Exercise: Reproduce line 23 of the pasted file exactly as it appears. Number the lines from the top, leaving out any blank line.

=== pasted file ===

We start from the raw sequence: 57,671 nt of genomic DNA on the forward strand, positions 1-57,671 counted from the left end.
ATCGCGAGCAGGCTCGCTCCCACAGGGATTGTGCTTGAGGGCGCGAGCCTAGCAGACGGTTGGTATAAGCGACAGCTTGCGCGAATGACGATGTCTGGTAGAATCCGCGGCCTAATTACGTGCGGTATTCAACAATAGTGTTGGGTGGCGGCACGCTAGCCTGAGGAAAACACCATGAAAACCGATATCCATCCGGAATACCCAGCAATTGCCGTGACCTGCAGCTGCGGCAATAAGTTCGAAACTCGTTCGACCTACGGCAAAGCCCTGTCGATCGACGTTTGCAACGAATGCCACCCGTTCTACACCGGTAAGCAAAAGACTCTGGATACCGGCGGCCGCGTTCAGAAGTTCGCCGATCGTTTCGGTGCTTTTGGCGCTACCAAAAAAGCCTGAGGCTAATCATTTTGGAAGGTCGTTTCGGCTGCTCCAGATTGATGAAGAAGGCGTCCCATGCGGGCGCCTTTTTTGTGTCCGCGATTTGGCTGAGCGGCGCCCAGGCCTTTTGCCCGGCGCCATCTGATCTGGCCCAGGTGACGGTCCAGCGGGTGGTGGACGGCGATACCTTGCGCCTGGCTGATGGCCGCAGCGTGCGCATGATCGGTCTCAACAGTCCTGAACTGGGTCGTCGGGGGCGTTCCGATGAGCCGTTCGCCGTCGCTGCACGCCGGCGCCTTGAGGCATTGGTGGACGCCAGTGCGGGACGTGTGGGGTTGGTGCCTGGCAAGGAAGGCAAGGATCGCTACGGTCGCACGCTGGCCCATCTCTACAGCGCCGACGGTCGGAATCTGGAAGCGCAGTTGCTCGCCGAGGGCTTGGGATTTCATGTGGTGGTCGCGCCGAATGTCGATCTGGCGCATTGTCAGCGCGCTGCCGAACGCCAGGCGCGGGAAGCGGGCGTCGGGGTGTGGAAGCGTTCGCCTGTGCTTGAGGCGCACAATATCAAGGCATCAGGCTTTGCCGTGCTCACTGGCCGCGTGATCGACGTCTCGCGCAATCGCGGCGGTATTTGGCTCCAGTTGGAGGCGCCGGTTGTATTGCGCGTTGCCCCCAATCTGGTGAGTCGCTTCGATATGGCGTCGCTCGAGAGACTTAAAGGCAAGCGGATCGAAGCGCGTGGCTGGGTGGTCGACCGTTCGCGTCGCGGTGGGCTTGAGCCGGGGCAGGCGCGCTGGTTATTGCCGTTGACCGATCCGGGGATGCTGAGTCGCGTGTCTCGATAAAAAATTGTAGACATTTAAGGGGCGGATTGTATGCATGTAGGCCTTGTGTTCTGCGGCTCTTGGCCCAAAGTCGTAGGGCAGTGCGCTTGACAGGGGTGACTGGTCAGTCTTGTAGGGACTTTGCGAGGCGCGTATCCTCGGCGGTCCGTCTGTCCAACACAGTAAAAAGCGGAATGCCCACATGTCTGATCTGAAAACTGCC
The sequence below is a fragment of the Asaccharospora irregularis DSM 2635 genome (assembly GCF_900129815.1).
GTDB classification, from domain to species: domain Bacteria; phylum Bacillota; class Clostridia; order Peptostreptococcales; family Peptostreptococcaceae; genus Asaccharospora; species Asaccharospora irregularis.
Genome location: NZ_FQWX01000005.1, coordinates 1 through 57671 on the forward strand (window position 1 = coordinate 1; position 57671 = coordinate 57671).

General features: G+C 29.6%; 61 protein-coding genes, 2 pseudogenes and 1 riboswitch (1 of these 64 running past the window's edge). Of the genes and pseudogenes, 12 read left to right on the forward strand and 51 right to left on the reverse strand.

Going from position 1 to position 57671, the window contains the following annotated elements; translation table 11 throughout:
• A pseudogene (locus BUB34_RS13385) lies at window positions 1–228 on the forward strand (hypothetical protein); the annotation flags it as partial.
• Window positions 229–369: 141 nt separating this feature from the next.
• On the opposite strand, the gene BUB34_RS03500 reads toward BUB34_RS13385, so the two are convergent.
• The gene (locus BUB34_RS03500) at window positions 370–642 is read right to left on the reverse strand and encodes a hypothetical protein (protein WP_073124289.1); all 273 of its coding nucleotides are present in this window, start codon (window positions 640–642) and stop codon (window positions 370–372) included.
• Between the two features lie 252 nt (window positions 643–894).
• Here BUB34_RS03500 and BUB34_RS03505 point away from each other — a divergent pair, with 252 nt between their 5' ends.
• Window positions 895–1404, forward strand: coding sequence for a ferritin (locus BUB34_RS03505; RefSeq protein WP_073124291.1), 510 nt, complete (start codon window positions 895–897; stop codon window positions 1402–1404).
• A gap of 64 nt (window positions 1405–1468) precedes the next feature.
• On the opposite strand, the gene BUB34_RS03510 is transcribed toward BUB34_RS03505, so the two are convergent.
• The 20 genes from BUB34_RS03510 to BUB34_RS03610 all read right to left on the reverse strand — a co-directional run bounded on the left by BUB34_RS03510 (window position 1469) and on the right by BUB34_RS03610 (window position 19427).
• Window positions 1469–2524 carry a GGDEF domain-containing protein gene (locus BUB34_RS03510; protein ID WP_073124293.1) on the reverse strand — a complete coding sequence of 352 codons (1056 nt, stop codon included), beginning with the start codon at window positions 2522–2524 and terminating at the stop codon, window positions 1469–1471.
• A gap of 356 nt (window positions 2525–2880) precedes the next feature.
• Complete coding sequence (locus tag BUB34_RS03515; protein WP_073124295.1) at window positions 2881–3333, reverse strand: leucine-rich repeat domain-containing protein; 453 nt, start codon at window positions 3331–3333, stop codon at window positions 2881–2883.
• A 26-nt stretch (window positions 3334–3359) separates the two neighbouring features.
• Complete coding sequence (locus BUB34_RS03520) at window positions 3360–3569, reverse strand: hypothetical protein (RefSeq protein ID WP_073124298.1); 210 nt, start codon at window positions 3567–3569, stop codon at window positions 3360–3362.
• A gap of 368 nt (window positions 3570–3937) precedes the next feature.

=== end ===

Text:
• A gap of 368 nt (window positions 3570–3937) precedes the next feature.